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The grand old team

The grand old team


Everton’s majority owner, Farhad Moshiri, puts the club’s poor performance down to injuries. But what does hiring eight managers in six years really tell us?


Hi, I’m Chloe and this is the Playmaker.

One story every day to make sense of the world of football. 

Today… Moshiri’s mess?


“It’s a grand old team to play for… it’s a grand old team to support,” plays the song at Goodison Park before every home match. 

And you can see why: Everton, formed in 1878, is a founding member of the football league. 

The “Z Cars” theme the players run out to – adopted in the 1960s and re-introduced in 1994 – and the accompanying roar from the crowd has become part of the club’s identity. 

There’s not a Fatboy Slim track to be heard.

Yet in 2021, Premier League clubs need investment to compete. And lots of it. 

And so when the British-Iranian businessman, Farhad Moshiri, bought the club in 2016, Everton fans thought that finally their club would see the kind of investment they’d been crying out for.  After all, he’s worth around two billion pounds, according to the Sunday Times Rich List.

Moshiri has committed 100 million pounds towards the funding of a new stadium that will cost 500 million pounds in total. The rest will come from the private sector.

So far so good… but when it comes to running the club, Moshiri has faced heavy criticism.

“And that’s the big problem. The decisions being made by Moshiri are really poor. He hasn’t got a clue what he’s doing. Hence eight managers, on his third director of football. Players getting signed left, right and centre, and that comes down to Moshiri. Yes, he’s got the money, but he’s got no football expertise at all.” 

Sky Sports

Going into Monday night’s clash with Arsenal, the team were on a run of six defeats in seven games. 

Everton broke that losing spell with a 92nd minute winner. 

But the problems remain. 

Current boss Rafa Benitez is not universally liked by Everton fans due to his strong connection with cross-city rivals, Liverpool. 

And the Reds rubbed salt in the wound by sarcastically chanting Rafa’s name during their 4-1 demolition of Everton last week.

Benitez is not the first man that Moshiri has tried to bring in to give the fans the success they crave. 

He’s hired eight different managers in six years since taking control of Everton. They’ve spent £565million on 58 different players during that time. 

And they’ve just sacked Marcel Brands, the director of football. Phil Kirkbride of the Liverpool Echo wrote in his column that Brands has paid the price for his and other people’s mistakes.

“I suspect that the only thing that’s changed since April when he was given a new three year contract Brands… is Benitez. Because nobody, but nobody could suggest Everton were going in the right direction towards the end of Ancelotti’s reign. Nobody can suggest that any buying policy over the last three years has been particularly great, because they didn’t buy anyone in the summer, so it can’t be about the buying policy during the summer. So you’ve signed a guy, in April, on a new three-year deal, that you’ve now binned seven months later who hasn’t bought any new players besides Demarai Gray who you might turn round and say would be perceived to be a success…”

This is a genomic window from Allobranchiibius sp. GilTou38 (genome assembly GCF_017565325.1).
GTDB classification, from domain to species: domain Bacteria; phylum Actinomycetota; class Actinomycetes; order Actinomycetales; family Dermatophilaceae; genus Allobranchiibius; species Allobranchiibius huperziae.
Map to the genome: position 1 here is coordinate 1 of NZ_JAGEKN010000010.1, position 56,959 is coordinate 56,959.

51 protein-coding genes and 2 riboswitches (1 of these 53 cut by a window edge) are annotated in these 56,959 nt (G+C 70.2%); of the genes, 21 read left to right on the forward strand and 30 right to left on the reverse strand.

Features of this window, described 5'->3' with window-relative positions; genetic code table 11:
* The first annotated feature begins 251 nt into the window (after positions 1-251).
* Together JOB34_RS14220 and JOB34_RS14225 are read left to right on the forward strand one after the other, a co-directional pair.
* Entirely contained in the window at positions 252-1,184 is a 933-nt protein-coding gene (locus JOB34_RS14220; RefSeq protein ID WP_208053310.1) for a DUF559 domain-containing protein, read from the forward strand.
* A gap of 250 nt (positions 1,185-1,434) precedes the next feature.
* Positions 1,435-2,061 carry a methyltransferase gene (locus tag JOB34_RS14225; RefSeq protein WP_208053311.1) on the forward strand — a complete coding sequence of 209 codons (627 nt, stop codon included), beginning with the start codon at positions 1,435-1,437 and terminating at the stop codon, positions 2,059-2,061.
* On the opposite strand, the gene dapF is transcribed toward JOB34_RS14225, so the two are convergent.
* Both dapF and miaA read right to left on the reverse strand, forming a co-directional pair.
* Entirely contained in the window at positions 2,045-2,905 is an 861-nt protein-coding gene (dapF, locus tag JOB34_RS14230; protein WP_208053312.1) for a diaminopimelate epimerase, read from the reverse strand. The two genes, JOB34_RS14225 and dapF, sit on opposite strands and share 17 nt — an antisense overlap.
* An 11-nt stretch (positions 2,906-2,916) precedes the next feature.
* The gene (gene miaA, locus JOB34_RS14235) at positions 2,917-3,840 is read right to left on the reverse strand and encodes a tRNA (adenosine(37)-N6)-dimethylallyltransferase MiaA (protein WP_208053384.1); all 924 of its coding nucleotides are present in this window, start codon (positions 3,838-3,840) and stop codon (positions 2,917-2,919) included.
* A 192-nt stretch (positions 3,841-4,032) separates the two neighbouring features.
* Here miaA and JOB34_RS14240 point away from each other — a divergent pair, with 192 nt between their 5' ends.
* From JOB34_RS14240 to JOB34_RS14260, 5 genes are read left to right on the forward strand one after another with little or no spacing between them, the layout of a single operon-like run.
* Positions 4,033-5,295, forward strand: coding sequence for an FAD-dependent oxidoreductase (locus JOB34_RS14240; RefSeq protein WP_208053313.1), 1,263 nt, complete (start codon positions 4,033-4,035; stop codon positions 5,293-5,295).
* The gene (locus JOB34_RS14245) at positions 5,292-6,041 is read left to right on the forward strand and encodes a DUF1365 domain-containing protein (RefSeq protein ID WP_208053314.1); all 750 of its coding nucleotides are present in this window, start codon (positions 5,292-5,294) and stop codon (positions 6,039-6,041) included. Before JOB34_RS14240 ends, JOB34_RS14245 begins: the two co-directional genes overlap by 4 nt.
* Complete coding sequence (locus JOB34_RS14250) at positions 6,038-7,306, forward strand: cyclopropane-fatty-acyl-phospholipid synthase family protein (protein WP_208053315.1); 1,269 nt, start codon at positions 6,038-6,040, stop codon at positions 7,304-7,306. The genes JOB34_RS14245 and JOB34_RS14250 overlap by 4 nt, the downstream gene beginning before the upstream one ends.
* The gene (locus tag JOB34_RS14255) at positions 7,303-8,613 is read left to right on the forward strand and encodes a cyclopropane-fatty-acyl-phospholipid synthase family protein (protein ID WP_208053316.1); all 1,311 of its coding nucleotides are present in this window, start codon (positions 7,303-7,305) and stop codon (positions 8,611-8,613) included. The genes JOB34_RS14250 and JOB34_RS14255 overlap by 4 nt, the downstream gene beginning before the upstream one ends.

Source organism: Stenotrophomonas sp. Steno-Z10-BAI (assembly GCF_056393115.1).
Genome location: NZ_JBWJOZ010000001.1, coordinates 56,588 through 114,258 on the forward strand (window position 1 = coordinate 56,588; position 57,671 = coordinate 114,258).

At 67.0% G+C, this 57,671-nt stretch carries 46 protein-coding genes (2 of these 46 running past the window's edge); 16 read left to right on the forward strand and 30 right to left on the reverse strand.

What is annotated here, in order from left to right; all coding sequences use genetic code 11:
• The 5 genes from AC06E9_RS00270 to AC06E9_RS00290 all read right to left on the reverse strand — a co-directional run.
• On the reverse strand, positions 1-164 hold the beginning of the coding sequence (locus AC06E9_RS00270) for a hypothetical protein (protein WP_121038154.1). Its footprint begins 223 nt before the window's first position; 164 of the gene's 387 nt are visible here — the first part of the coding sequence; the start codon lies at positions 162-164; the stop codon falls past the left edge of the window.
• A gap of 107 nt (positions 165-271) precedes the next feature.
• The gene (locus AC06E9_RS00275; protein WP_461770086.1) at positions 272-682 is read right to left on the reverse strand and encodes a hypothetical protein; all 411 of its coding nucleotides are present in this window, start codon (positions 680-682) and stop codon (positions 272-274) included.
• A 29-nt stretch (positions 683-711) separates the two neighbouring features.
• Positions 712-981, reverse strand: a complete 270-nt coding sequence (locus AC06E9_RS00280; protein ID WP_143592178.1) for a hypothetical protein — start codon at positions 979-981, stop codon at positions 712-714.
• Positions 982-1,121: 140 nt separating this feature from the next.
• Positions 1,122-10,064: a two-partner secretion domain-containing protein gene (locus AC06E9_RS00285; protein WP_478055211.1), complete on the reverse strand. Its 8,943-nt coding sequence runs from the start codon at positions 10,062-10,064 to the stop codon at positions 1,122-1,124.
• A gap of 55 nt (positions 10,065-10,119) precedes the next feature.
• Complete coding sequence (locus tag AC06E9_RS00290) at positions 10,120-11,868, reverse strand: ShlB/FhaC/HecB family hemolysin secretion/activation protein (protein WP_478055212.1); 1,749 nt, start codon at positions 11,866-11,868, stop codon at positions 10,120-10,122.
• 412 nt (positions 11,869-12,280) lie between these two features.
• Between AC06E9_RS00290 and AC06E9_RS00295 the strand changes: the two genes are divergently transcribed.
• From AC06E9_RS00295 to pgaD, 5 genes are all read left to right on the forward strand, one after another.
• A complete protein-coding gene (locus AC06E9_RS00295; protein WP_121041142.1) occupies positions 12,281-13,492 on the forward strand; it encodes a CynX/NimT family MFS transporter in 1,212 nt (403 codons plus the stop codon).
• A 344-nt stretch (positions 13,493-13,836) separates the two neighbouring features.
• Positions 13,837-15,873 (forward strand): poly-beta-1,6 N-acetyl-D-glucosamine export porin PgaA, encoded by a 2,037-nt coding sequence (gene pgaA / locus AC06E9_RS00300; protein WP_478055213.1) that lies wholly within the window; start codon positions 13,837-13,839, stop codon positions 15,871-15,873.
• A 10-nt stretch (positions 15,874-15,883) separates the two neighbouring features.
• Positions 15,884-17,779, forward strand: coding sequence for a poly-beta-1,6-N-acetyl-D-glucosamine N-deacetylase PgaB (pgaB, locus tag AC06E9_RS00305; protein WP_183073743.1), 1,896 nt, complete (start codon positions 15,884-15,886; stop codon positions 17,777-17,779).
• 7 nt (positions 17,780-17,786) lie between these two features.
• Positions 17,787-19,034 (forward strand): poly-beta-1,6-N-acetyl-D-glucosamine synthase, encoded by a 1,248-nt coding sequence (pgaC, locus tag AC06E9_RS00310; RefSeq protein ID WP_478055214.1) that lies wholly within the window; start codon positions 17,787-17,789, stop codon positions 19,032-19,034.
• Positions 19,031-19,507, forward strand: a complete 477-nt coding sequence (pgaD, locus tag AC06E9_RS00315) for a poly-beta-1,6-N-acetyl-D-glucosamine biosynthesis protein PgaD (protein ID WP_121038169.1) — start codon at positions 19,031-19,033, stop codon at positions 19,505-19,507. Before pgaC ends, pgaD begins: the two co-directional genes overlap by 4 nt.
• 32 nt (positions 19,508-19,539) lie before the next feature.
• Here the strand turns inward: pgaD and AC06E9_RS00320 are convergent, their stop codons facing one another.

In 2019/20, Everton posted a loss of 140 million pounds. That’s the third biggest in Premier League history. 

Moshiri might say that the club is bound to post a loss… they are still in the early stages of investment.

But despite the money spent and the players bought, the 27 year wait for a trophy continues.

That’s why some people, like season ticket holder Matty Dillon, walked out of Monday’s match after 27 minutes.

“The reason why we walked out is to try and get some communication, especially from Farhad Moshiri, who seems happy going through his friend Jim White and not actually communicating through official club channels so that’s a big thing so hopefully obviously they’re gonna listen and act on it. We obviously see Marcel Brands has gone, but again it doesn’t really change anything because I don’t think he was given the opportunity to do his job.”

Matty Dillon

Moshiri, who is based in Monaco, did send a text message to Sky Sports presenter Jim White after Everton’s recent loss to Norwich, in which he said that “football is in crisis one day and glory the next.” 

He puts Everton’s poor performances down to injuries. Managers, he said, needed time. 

But is hiring eight managers in six years in line with that statement?

Now that Everton fans have seen the investment that they desperately wanted for all those years, they have discovered that there’s more to success in football than just money.

There needs to be an overarching strategy in place too. 

But has Farhad Moshiri fully grasped that? 

Today’s episode was written by Chloe Beresford, and produced by Gary Marshall.